Higher up the path ends around a stream confluence, and I followed the left hand branch of the Burn of Mohamed up onto the peaty and heathery moorland above.  Back in 2008 we'd headed towards the Shielin of Mark, but this time I opted to bypass it and instead aim to pick up the Water of Mark further downstream.

The Burn of Mohamed
The upper part of the Burn of Mohamed
After reaching the headwaters of the Burn of Mohamed, I crossed the peat hags for a few hundred metres before picking up another burn heading SE towards the Water of Mark.  This made for a reasonably pleasant route and I was soon walking downstream along the Water of Mark.

For the first couple of kilometres along the river, I was able to cross at will to pick the easiest line although this was only possible due to the low water level.  As I got further downstream the glen became more well defined with steeper sides, meaning that I was sometimes down at water level and other times picking a way across the heather slopes high up above the burn.

The Water of Mark a couple of km downstream from Shielin of Mark
Looking down Glen Mark
The Water of Mark near Craig Michael, with Mount Keen in the distance
After a lovely couple of hours walking down Glen Mark, I reached my planned halt for the day around the northernmost point of the Water of Mark at 5pm.  However it seemed too early to stop walking on such a wonderful afternoon, and with the tops of the hills forecast to be in cloud tomorrow I decided to press on and climb Mount Keen this evening!

My original plan had been to follow one of the side streams up onto the moorland, but I'd noticed that the slopes of Little Hill seemed to offer a grassy alternative ascent.  This turned out to be quite pleasant initially, but soon turned into rough heathery moorland.  However there were lots of mountain hares bounding around on the moor this evening, which were entertaining to watch :-).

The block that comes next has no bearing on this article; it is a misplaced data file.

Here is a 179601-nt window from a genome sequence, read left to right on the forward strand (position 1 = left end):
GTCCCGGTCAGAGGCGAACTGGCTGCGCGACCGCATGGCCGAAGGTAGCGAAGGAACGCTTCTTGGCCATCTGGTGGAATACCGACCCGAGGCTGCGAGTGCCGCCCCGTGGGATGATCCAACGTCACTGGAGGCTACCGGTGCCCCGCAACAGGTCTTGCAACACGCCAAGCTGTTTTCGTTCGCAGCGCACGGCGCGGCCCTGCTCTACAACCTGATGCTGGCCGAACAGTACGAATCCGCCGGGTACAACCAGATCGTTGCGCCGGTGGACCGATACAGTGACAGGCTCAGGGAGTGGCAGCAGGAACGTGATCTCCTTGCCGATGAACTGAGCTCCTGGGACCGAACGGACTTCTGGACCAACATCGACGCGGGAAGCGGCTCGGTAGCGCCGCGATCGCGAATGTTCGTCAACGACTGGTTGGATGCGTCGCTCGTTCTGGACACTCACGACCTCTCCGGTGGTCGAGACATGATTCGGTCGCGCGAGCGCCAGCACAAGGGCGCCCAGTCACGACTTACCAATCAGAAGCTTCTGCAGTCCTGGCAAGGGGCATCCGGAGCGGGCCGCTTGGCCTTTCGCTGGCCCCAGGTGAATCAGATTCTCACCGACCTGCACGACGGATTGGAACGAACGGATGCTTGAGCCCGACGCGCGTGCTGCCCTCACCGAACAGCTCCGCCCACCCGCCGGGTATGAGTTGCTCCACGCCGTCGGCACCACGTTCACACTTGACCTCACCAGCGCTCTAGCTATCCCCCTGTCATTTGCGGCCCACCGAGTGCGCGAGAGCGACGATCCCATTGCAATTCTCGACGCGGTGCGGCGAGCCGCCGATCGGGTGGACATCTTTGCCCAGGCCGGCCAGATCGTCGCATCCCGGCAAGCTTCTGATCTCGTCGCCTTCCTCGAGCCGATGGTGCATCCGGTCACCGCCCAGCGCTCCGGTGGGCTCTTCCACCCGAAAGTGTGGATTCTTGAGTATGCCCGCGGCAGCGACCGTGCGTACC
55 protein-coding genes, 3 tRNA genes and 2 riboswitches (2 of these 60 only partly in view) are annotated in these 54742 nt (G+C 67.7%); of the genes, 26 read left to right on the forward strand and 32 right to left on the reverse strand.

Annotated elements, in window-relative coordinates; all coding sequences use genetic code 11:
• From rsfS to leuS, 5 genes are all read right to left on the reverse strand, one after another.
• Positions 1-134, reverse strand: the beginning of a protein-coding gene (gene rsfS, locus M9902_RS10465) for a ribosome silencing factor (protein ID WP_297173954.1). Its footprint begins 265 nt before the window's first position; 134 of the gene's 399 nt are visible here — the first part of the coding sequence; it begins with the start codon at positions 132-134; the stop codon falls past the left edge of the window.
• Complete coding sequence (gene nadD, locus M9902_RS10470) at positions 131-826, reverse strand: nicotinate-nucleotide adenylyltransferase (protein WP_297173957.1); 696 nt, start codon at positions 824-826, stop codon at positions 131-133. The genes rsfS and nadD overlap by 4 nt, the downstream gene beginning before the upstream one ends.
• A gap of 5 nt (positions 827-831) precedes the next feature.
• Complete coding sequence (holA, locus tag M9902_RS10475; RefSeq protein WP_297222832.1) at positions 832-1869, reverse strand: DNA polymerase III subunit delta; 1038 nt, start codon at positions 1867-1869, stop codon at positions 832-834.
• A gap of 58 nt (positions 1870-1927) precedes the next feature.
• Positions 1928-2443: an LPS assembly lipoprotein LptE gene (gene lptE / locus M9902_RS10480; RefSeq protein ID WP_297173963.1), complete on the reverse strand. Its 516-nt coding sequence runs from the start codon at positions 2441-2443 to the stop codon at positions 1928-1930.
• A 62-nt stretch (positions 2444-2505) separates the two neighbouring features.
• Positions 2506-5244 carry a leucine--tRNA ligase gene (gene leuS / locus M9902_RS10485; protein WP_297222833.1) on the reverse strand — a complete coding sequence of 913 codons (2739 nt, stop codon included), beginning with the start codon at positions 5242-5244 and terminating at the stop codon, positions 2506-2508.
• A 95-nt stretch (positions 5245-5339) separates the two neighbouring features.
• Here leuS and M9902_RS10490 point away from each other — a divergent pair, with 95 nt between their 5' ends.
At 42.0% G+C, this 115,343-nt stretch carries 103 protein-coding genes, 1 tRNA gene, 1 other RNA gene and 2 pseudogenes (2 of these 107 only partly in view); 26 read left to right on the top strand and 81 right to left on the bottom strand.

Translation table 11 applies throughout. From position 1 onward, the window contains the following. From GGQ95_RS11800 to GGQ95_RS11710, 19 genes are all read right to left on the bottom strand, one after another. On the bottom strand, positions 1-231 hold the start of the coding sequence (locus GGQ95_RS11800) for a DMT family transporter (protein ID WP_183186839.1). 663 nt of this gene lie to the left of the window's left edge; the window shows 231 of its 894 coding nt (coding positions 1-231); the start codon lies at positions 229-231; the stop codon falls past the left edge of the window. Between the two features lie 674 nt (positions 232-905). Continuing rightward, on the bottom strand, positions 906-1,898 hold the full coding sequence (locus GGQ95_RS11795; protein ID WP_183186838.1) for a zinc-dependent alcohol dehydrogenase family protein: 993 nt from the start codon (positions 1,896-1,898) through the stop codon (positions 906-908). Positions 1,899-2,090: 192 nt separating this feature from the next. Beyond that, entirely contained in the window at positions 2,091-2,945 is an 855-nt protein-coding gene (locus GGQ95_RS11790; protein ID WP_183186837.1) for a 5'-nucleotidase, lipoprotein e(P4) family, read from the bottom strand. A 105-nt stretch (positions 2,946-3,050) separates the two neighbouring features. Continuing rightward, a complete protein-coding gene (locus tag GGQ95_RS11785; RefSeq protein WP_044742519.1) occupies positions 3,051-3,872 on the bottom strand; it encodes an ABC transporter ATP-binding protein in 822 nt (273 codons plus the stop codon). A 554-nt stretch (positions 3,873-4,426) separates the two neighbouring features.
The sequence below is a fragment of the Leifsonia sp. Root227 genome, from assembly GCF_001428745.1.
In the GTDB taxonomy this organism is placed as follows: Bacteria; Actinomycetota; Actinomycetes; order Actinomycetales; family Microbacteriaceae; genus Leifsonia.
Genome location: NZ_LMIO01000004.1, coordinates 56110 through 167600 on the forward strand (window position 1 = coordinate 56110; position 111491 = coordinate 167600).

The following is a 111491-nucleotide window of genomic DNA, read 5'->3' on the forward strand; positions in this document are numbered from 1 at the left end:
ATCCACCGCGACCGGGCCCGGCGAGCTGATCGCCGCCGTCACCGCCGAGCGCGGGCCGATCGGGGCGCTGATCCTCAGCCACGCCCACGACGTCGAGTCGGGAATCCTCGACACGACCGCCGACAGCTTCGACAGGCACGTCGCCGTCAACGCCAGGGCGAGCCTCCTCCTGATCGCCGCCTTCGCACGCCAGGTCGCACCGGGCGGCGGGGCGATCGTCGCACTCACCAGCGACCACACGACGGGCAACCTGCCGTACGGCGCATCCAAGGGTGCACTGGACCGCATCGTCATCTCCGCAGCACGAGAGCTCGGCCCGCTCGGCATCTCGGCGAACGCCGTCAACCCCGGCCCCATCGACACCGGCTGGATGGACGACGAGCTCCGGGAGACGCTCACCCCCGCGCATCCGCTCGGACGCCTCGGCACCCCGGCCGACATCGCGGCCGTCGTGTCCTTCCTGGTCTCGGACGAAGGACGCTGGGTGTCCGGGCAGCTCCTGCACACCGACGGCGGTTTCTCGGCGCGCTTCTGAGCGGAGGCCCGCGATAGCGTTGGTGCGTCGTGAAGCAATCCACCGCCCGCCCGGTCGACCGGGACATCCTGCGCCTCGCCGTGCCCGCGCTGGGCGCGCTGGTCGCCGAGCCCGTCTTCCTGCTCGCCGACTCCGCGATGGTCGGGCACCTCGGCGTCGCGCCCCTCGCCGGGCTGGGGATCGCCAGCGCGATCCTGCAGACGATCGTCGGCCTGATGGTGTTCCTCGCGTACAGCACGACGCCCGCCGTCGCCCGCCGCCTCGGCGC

Looking East towards Mount Keen
A hazy view down into Glen Tanar from the NW slopes of Mount Keen
I picked a route across the peaty moorland for a few kilometres to reach the Mounth Road track, which I crossed and ascended to join the track heading up the NW slopes of Mount Keen.  At around half-past seven I reached the trigpoint and summit rocks of Mount Keen (Munro, Marilyn), just as the mist started to descend!  However there were still hazy views down towards Glen Tanar when the mist thinned.

The summit rocks of Mount Keen
On the misty summit of Mount Keen
I had a pleasant rest, savouring my last mountain summit of this year's crossing.  However eventually I decided that perhaps I'd better actually descend off this rocky and windy hill top and actually find somewhere to camp!  A good path led south, past a boundary stone, towards Glen Mark.  A while later this turned into a vehicle track, which I followed down to the Ladder Burn.

Boundary stone on Mount Keen
The track alongside the Ladder Burn
I had wondered whether there might be anywhere to camp alongside this burn, but it all looked to be unpleasantly heathery so I opted to continue my descent towards Glen Mark.  Soon after 9pm I reached Glenmark cottage and headed towards the Queen's Well in search of somewhere to camp.

Looking back to Glenmark cottage at dusk
Looking up Glen Mark at dusk
After deciding that the Queen's Well wasn't really an inviting spot to camp, I finally pitched the tent down near the Water of Mark.  It was now almost 9:30pm and I'd had been walking for over twelve hours so I was now pretty tired!  However it did mean that I was only around 9km away from Tarfside, which would mean for a short day tomorrow :-).